Zero Clearance Miter Saw Fence Homemade Machines & Jigs

For cutting trim and small pieces on the miter saw, it’s a good idea to make a secondary fence that will fit over the stock one and provide zero clearance slots for the blade. This allows you to make cuts that are more accurate and safer, since the work piece can’t be pulled into the large gap that all of these saws have.
I’ve been meaning to make for for a while, and with some projects coming up that would really benefit from having one, I decided now was the time.

To start, I cut two pieces of 3/4″ plywood into strips that are 48″ long. The size of the strips depends upon the size of the saw you will put them on. For me, the base was 7″ wide and the upright fence was 4″ wide.
Here I’m spreading some glue to join the two strips together:

Then a 2″ brad in each end to tack it in place:

To avoid cutting into the nails and screws, I carefully lay out where the blade will cut. Unfortunately, as seen in the video, careful layout is only good if you actually follow it!

To help reinforce the joint and clamp it while the glue dries, 1-1/2″ screws are driven:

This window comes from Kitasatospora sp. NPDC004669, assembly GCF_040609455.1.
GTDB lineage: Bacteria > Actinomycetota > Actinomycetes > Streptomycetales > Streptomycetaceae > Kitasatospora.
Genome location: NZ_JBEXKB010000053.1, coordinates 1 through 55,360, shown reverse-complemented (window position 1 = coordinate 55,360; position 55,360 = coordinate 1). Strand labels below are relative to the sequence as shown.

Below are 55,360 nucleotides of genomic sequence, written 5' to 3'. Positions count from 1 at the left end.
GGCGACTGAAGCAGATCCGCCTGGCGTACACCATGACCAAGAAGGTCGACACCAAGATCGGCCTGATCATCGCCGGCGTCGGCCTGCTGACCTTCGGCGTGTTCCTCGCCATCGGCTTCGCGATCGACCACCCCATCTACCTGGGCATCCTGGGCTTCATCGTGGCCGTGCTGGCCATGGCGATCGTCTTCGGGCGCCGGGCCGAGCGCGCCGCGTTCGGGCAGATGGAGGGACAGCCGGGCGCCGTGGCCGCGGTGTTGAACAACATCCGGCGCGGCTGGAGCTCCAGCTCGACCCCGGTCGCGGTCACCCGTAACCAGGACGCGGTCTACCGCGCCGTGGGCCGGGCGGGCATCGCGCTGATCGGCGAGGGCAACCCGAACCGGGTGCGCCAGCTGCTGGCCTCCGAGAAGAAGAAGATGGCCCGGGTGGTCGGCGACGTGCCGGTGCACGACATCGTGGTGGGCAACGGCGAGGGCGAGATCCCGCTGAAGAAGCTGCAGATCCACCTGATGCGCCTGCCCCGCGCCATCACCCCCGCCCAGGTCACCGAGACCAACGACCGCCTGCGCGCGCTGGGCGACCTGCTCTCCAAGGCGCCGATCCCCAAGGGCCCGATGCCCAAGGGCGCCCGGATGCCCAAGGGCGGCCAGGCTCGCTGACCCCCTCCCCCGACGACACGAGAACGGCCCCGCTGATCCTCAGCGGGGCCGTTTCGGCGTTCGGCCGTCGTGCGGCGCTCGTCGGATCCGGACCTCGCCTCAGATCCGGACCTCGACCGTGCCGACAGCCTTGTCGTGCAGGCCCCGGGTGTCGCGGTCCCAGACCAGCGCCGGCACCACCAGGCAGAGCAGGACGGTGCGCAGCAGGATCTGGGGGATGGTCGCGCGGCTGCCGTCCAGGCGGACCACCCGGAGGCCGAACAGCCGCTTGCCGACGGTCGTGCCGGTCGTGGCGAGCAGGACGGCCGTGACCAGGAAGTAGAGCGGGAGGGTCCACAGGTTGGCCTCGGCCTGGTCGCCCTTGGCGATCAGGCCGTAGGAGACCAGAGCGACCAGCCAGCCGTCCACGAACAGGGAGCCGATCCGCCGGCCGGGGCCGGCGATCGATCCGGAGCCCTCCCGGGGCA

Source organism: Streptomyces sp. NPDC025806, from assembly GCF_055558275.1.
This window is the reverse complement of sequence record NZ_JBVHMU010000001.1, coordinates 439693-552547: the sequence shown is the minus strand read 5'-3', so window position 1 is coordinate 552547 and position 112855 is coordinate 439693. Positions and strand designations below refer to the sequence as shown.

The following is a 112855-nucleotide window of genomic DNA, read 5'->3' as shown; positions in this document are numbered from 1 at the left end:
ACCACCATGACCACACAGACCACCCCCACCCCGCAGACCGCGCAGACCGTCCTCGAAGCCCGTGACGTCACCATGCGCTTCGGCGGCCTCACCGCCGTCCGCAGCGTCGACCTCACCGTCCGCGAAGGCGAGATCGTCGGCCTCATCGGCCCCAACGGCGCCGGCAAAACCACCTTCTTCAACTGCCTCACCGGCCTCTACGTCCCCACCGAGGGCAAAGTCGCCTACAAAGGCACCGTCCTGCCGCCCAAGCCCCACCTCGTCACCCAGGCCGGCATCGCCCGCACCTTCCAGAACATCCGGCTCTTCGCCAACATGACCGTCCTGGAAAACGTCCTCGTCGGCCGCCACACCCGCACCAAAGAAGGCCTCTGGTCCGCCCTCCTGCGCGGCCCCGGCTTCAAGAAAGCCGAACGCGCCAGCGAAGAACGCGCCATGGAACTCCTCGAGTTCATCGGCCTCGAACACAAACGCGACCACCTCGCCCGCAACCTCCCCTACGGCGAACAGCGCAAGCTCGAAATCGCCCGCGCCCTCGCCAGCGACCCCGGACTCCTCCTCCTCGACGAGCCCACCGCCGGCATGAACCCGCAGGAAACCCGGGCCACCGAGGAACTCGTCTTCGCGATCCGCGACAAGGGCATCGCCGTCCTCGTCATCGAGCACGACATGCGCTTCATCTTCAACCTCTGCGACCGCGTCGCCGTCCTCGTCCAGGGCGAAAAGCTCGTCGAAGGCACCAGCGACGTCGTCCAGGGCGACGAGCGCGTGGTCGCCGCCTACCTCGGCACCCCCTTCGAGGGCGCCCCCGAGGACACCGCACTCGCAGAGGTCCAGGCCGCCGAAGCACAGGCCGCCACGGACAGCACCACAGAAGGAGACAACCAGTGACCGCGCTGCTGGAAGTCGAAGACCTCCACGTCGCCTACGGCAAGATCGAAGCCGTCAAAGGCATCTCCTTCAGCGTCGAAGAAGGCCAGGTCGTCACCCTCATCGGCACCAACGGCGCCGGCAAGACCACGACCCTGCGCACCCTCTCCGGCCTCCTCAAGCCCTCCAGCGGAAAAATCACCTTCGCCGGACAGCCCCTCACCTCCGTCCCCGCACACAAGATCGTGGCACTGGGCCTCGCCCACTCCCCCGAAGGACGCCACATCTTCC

The first cut is 90 degrees at the centre of the fence. I’ve locked the slide on my saw to stop it from cutting out any further. The loss of cutting capacity is not an issue, as this fence will only be used for smaller stock, like thin trim and molding.

To lock the secondary fence in position on the miter saw station, 1/2″ holes are drilled at each location (45 degrees left, 90 degrees and 45 degrees right) for alignment pins made from 1/2″ dowels:

Cutting the dowels for the fence is a good example of what this fence is meant for – safely cutting thinner stock.

When I need it, it’s just a matter of putting it in place. The dowels will correctly position it in the exact location for the cut:

And when it’s not needed, it can be quickly removed and stored beside the saw station.

I made a video of the build and demonstrate how it works: